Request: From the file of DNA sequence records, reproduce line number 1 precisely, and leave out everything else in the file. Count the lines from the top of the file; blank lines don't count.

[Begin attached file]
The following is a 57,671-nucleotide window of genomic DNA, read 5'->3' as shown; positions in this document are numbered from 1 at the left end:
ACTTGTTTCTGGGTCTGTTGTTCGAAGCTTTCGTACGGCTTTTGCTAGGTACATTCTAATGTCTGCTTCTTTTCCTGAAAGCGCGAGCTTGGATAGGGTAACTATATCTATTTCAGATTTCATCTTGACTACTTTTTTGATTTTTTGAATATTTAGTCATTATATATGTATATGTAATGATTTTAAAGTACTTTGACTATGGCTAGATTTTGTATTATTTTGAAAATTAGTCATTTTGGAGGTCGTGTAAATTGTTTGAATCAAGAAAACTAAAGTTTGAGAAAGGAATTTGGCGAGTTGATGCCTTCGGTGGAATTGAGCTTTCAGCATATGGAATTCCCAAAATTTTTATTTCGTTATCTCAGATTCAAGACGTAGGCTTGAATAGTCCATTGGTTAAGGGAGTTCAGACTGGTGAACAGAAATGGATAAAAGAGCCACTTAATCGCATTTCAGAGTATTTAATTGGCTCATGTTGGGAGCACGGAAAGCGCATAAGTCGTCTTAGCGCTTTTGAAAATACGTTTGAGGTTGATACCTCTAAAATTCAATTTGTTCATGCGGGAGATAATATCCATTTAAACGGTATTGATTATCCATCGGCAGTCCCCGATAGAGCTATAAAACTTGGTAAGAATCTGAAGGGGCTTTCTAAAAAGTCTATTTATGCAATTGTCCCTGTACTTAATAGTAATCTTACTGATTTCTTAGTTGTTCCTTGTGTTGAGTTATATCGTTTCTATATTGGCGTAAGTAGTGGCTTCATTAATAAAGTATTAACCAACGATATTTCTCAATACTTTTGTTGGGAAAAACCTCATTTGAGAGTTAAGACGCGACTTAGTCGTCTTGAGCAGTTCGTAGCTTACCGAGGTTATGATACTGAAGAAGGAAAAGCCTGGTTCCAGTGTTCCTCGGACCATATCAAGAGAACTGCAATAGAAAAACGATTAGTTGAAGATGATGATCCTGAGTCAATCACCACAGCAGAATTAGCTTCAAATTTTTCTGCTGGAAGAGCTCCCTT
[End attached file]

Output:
The following is a 57,671-nucleotide window of genomic DNA, read 5'->3' as shown; positions in this document are numbered from 1 at the left end: